Anglo-Irish Agreement - Political Aftermath
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The following text has been contributed by Alan Morton, Ph.D. Student with the Irish Peace Institute Research Centre, University of Limerick. The views expressed in this page do not necessarily reflect the views of the members of the CAIN Project. The CAIN Project would welcome other material which meets our guidelines for contributions.
Political AftermathThere have been two major attempts to find a political settlement in Northern Ireland since the Anglo-Irish Agreement. The first emanated from Britain and aimed to involve all constitutional parties in a political talks process. The impetus for the second initiative came from nationalist politicians and the Irish Government, and hoped to induce an Irish Republican Army (IRA) ceasefire. Both initiatives were influenced by the workings of the Anglo-Irish Agreement and deserve some discussion.
The British Initiative
British attempts to find a settlement
were given fresh impetus with the arrival of Peter Brooke as Secretary
of State for Northern Ireland in July 1989. His initiative used
John Hume's three-stranded framework for analysis: relations
between the two communities in Northern Ireland; relations North
and South of the border in Ireland; and relations between Dublin
and London. The prognosis was not promising during the first
seven weeks of the talks as the political leaders struggled over
the agenda, the venue and the chair of the second strand of talks
between North and South. The Brooke talks process led to the
suspension of the Anglo-Irish Intergovernmental Conference for
ten weeks and the gradually running down of the Maryfield Secretariat.
The process was abandoned in July 1991
when the planned Intergovernmental Conference went ahead. The
Anglo-Irish Agreement's structures were crucial to the failure
to reach a consensus. Unionists were unwilling to negotiate with
the continuing threat of the Intergovernmental Conference. In
the opinion of O'Leary and McGarry (1993), the 'Social Democratic
and Labour Party (SDLP) saw the Anglo-Irish Agreement as a minimum
and irreversible base-line from which to negotiate', while Unionists
were simply unwilling to contemplate further interference of a
'foreign country' in the affairs of Northern Ireland.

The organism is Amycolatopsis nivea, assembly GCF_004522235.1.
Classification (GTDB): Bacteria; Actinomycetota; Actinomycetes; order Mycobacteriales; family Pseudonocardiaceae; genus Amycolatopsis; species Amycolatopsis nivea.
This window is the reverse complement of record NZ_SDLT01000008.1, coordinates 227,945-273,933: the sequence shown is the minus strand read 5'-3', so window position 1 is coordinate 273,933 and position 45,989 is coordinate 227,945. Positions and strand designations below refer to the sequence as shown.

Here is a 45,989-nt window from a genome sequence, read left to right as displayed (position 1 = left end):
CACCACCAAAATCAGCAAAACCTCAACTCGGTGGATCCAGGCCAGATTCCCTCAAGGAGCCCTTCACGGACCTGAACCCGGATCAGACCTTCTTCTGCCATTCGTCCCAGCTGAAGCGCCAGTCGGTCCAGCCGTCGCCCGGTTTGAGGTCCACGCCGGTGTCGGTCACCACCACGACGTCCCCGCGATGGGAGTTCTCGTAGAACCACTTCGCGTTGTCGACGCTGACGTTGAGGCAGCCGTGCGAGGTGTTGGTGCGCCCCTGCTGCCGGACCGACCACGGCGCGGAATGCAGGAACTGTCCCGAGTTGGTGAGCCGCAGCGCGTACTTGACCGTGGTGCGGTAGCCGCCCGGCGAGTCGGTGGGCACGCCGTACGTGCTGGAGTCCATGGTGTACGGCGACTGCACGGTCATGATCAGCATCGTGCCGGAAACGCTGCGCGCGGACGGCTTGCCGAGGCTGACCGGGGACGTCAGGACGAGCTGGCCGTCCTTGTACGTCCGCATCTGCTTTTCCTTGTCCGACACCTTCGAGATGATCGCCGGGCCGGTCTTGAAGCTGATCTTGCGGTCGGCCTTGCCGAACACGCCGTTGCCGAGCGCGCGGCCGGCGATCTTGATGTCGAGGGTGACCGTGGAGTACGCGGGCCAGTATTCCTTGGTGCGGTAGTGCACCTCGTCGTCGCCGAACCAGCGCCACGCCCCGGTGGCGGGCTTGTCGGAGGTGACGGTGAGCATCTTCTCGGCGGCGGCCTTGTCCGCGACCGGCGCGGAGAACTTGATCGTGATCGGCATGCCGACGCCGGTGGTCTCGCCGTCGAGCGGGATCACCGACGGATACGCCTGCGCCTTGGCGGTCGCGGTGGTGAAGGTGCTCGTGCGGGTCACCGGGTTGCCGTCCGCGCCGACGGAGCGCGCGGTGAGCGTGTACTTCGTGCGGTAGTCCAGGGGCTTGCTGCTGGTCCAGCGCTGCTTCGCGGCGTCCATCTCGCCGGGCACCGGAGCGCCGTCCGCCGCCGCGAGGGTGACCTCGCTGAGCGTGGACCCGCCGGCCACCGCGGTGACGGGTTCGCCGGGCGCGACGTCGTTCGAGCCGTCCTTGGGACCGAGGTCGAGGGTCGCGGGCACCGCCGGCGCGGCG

Peter Brooke presented a new formula
for talks in December 1991. Brooke's successor, Patrick Mayhew,
inherited this formula and created some space for negotiation
when the Intergovernmental Conference was suspended for three
months. However, these talks later failed after Unionists received
a luke-warm reception in Dublin during the second strand of negotiations.
What became clear during the Brooke
/ Mayhew initiative was the willingness of both Governments to
use the Anglo-Irish Agreement as a bargaining tactic to induce
compromise from Unionists.
The Irish Initiative
During the later stages of the Brooke
/ Mayhew initiative, Irish nationalists were pursuing an alternative
strategy. The Hume / Adams dialogue, which had started in 1988,
was re-established in the early 1990s and was to provide the main
stimulus for the Downing Street Declaration of December 1993.
The Declaration stated that Britain had 'no selfish, strategic
or economic interest in Northern Ireland' and aimed to bring Sinn
Féin (SF) to the negotiating table via a ceasefire from
the Irish Republican Army (IRA). This inclusive strategy was
boosted when the ceasefire was announced in August 1994, followed
shortly after by a ceasefire from the Combined Loyalist Military
The inclusive strategy faltered when
the IRA ended its ceasefire after 17 months. During this time
there had been little progress towards all-party talks. A talks
process was established in 1996 involving the two Governments
and ten political parties from Northern Ireland. Sinn Féin
was excluded due to the absence of an IRA ceasefire.
The Anglo-Irish Agreement was crucial
to the Irish initiative in terms of the established communication
channels of the Intergovernmental Conference. Despite some reticence
about the merits of the inclusive strategy from key figures, such
as Secretary of State Patrick Mayhew, and Irish Foreign Minister
Dick Spring, the inclusive approach now dominates the 'peace process'
in Northern Ireland. The formalised relationship of Anglo-Irish
relations through the Hillsborough Agreement has been a vital
aspect of this process.
CAIN contains information and source material on the conflict and politics in Northern Ireland.
CAIN is based within the University of Ulster.
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